Aquatic Invertebrates

Photo of aquatic invertebrates taken with microscope camera.
Aquatic invertebrates as viewed through a microscope.

NPS

Parks in America’s heartland protect free-flowing rivers, mighty springs, and meandering prairie streams. An awesome variety of fish, reptiles, insects and plants live in these waterways. People float, fish, and find solace here. Yet, pollutants from growing cities and farms, treated sewage, and erosion degrade water quality and harm the plants and animals living there. NPS scientist stand guard by monitoring aquatic invertebrates, the insect larvae and nymphs living in stream beds. Some species can survive poor water quality, while others require pristine conditions. Aquatic invertebrates serve as the “canary in the coal mine” for overall stream health.

Left Image: Two employees collecting invertebrate samples in a stream.
Right Image: Monitoring area of a creek.
Left Image: Scientists collecting invertebrate samples in a stream.
Right Image: Monitoring area of a creek.

NPS-Photos


Monitoring Questions & Approach

  • Invertebrate diversity tells us how a river changes over time.
  • We find out what species are present and how abundant they are. We then rate how tolerant they are to pollution. This information helps us estimate water quality condition of streams.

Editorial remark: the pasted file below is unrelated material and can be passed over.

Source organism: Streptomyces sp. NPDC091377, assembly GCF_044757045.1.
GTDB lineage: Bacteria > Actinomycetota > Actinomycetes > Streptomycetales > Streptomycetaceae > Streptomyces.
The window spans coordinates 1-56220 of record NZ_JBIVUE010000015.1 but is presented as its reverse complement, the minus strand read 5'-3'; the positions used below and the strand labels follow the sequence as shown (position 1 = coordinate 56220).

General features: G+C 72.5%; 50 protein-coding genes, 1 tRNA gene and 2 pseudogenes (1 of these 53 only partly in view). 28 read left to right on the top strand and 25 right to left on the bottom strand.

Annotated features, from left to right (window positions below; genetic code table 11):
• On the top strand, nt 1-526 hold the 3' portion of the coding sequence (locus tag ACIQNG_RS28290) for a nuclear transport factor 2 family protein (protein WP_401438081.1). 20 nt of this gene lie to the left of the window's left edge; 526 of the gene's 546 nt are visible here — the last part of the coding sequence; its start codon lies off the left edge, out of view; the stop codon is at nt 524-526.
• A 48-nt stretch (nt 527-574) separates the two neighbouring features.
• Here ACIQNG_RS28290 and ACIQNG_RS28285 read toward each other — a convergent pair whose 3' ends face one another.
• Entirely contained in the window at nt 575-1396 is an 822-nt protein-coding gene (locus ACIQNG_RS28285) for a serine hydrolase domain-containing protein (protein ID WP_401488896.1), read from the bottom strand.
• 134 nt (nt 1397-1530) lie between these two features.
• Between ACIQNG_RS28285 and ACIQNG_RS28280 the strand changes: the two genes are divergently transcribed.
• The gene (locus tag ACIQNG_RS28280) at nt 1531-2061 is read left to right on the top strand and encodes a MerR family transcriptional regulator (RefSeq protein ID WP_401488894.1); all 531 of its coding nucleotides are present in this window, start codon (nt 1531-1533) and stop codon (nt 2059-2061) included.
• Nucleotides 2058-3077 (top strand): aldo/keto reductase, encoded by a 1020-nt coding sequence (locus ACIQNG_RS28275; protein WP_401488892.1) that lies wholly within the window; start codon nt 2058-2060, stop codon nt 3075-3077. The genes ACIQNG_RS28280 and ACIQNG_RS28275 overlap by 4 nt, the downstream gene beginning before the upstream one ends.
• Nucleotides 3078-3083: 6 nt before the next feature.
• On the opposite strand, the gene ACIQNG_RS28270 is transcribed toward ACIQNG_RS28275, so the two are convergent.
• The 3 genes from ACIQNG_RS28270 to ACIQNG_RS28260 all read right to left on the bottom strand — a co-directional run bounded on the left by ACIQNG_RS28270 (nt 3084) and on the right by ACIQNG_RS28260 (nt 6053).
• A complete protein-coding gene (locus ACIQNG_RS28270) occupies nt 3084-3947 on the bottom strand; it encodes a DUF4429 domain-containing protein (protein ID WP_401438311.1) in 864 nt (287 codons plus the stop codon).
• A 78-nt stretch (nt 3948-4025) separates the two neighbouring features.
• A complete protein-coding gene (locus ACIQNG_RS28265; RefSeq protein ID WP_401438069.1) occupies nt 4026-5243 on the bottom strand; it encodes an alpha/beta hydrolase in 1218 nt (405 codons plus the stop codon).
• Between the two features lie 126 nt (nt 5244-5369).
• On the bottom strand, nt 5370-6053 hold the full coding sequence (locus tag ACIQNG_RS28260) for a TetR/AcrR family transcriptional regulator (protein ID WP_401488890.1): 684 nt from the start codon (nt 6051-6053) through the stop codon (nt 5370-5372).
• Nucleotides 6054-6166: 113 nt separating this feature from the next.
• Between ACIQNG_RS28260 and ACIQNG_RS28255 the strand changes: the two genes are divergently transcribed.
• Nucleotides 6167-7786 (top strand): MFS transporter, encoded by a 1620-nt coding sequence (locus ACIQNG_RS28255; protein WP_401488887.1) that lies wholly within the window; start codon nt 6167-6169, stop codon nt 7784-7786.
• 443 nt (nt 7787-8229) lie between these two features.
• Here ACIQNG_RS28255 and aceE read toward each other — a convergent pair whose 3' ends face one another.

• We collect habitat data that helps us determine how the stream changes over time.
  • Data on stream invertebrates helps us assess impacts of development and pollution in the watershed.

Monitoring Updates

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    Monitoring Reports

    Included below are our most recent publications and related documents. For a full list visit the Data Store.

    Source: Data Store Collection 3745. To search for additional information, visit the Data Store.

    Monitoring Protocols

    Source: Data Store Saved Search 2535. To search for additional information, visit the Data Store.

    Last updated: October 20, 2017